In all the controversy over the upcoming release of "United 93," one question has yet to be asked: as the decade draws to a close, what event will be seen as the defining moment of the 2000s: 9/11 or the War in Iraq?
If the left has its way–and they’ll try to, in newsrooms and classrooms for years to come–the latter will be seen as the most significant event of this decade.
One of the reasons the left has howled so much about "United 93" is that the film reminds people not only of the horror of 9/11, but of President Bush‘s courage in responding to the Isalmofascist assault. Bush’s leadership in the days after 9/11 destroyed the left’s image of him as an incompetent, in-over-his-head "pResident," and generated political momentum that allowed Republicans to defeat Democrats in the 2002 and 2004 elections.
Although the left could not negatively spin Bush’s performance in the wake of 9/11, recent poll numbers suggest they’ve (unfortunately) done an effective job of spinning Bush’s performance in the wake of Operation Iraqi Freedom. By trumping up "controversies" such as Abu Gharib and obsessing endlessly over the relatively minor casualty count, the left has convinced a significant number of Americans that Iraq is a quagmire and a failure for the Bush Administration. The left’s campaign to undermine support for Bush and the war in Iraq has been so successful that figures such as philosopher Francis Fukuyama — once a supporter of removing Saddam Hussein from power — have now become pessimistic about our efforts in Iraq.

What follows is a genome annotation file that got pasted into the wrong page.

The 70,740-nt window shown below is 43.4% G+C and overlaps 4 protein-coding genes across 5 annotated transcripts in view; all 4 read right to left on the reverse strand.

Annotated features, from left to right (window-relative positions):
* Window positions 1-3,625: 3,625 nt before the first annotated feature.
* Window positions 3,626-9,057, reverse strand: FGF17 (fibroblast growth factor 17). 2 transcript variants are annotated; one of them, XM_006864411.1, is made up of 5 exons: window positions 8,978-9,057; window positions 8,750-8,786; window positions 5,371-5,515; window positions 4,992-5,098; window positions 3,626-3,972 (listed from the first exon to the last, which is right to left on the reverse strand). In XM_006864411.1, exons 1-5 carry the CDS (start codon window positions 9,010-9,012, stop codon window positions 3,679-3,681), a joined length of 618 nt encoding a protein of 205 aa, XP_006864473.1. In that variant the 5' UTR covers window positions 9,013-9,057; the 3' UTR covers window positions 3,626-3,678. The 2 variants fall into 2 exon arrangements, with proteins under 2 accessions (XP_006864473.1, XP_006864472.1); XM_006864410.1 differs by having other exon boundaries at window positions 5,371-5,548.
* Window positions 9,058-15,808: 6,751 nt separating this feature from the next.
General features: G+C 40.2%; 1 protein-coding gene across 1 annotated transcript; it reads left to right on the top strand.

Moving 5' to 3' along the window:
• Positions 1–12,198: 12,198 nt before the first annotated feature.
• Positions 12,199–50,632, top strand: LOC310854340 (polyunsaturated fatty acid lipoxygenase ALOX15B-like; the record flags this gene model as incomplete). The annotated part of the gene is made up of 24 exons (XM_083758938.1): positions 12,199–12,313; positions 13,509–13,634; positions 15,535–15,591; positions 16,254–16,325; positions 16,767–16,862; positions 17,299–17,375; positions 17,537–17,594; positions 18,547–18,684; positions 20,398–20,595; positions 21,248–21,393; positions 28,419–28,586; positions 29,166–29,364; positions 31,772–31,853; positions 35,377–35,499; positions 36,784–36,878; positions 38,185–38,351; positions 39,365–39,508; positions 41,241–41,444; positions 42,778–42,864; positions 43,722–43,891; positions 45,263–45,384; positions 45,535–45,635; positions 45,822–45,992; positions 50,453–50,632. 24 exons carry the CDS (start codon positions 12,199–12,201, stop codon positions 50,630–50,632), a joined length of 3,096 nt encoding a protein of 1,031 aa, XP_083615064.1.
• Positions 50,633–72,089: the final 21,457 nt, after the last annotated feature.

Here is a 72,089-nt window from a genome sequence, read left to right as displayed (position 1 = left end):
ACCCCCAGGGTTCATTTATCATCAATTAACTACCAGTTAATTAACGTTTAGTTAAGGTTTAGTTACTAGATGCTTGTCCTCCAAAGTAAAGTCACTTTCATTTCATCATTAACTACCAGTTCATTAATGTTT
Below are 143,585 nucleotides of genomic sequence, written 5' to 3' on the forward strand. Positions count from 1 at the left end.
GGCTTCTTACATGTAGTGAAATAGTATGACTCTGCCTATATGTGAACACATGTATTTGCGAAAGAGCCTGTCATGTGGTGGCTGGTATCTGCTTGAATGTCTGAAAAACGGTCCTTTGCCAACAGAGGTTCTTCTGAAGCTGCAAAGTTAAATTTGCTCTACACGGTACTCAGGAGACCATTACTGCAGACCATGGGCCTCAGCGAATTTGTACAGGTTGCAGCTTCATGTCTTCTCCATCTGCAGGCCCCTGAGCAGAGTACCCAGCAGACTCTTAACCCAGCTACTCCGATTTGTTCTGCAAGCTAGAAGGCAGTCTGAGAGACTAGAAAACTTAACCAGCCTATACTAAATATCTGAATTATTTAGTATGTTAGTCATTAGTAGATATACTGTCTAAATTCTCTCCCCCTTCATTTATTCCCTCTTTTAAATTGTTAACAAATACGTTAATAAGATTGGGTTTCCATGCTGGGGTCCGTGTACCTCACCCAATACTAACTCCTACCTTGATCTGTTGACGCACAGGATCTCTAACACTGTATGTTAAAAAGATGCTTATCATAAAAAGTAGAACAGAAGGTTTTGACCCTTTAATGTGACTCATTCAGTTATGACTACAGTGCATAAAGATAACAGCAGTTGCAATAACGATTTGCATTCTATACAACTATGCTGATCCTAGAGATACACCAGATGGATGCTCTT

The left will have a vested interest in promoting the notion that Iraq was the defining event of the 2000s. Having had some success with their propaganda efforts, how can they possibly resist continuing such efforts? After Bush took office in January 2001, the left swore an oath of its own: to record him in the history books as a failed and corrupt President, the same way they recorded Richard Nixon. Emphasizing 9/11 as the central event of the 2000s does not give them an opportunity to do that. However, by emphasizing the alleged "quagmire" of Iraq, they can also stress the alleged "failure" of the President who led us into war.
It makes sense for the left to whine about "United 93." After all, many people learn history from Hollywood, and "United 93" will undoubtedly remind people of Bush’s leadership. Look for a slew of anti-Iraq war films over the next five years, attempting to "remind" people of Bush’s "loathsomeness."